OUTLASTING THE ENERGIZER BUNNY: US researcher creates stronger batteries with cheap materials

Houston – VIJAY SHAH via noticiasdelaciencia.com and AgroAlimentando

Batteries are one of the most important elements of our technologically driven society. We rely on them to energise everything from children’s toys and torches, to cars and lorries, yet often they can be the bane of our lives too. Batteries can have their drawbacks, such as catching on fire, running out too quickly, leaking, and performing poorly in wintry weather.

Recently, researchers led by Dr. Yan Yao at the US’ University of Houston have discovered that manufacturing batteries from a new and inexpensive class of materials may help solve the problem of troublesome lithium ion batteries and the like.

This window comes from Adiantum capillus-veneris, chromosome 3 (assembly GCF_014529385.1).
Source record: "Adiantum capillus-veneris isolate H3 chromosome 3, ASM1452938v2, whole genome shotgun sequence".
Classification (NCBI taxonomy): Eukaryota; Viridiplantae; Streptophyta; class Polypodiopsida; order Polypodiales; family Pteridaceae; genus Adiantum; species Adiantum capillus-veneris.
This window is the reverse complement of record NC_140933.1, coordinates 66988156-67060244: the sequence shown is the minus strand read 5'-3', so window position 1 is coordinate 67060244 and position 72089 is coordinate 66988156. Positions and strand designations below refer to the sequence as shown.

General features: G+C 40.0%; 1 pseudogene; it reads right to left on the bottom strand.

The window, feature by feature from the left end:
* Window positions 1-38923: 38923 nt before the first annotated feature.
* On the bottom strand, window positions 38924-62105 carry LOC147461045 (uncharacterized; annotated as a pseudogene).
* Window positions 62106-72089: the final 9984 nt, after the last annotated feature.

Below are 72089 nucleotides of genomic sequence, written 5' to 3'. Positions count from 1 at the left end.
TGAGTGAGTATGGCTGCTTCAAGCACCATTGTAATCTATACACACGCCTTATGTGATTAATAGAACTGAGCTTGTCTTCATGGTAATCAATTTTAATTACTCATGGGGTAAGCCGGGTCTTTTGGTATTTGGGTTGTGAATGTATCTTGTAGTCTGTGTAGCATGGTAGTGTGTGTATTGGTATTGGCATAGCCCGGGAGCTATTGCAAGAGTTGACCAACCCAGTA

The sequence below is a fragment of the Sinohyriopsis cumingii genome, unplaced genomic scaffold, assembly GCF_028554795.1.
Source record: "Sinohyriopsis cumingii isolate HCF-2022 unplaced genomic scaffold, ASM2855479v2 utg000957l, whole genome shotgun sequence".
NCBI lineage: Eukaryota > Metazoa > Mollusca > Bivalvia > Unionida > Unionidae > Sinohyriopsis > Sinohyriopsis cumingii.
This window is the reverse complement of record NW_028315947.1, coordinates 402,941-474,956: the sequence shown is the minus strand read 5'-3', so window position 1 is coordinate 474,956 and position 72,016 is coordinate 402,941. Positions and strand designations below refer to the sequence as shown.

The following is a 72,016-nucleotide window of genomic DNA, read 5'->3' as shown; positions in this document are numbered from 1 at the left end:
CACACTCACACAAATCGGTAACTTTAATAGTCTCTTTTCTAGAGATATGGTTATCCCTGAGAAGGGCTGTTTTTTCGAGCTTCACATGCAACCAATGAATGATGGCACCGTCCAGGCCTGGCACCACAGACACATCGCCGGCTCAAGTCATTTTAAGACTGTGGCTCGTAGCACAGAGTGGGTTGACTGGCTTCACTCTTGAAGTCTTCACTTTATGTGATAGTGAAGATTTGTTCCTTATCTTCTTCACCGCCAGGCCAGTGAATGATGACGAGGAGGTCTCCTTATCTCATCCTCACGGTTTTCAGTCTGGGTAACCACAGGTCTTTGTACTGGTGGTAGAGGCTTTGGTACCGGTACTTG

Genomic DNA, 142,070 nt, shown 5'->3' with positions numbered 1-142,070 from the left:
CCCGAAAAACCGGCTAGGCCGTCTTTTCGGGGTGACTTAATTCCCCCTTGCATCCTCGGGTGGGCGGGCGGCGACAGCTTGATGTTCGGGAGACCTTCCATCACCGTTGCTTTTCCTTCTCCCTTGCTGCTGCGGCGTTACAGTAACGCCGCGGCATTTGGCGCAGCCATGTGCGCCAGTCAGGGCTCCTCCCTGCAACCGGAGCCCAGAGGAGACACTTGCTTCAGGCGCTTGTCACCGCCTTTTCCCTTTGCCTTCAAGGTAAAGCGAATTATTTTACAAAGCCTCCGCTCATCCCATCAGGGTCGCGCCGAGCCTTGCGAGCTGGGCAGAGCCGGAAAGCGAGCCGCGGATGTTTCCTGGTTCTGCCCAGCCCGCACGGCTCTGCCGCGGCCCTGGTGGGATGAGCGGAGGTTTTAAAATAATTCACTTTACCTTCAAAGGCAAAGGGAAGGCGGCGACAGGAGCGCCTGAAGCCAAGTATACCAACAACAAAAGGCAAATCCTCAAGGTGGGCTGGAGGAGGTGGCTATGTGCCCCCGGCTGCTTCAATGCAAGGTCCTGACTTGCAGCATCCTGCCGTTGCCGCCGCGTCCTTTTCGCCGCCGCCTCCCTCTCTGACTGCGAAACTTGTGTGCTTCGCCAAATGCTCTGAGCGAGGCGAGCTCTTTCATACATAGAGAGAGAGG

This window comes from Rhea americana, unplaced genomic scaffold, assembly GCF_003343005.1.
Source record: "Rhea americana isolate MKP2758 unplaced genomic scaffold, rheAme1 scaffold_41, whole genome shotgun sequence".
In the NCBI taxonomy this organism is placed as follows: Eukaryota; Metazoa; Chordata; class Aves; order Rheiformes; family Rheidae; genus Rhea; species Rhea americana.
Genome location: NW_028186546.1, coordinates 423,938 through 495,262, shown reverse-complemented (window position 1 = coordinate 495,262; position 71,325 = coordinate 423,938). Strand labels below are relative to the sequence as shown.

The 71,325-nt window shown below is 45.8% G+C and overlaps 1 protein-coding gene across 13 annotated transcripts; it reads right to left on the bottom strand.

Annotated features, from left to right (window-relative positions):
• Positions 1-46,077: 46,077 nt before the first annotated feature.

Yao and team used quinones, a type of chemical organic compound derived from petrochemicals which are easy to obtain and cheap. These recyclable materials were converted into a stable anode compound, which can be used in the manufacture of water-rechargeable batteries. Water-chargeable batteries contain water-based electrolytes that carry current easily, but unlike conventional batteries, do not corrode. Until recently, these kinds of batteries were only really good in the laboratory environment, as their short shelf life made them impractical for situations where replacing the battery regularly is inconvenient, such as in heavy machinery. Despite their short lifespans, water-rechargeable batteries, also known as aqueous-rechargeable batteries are much safer and are more robust.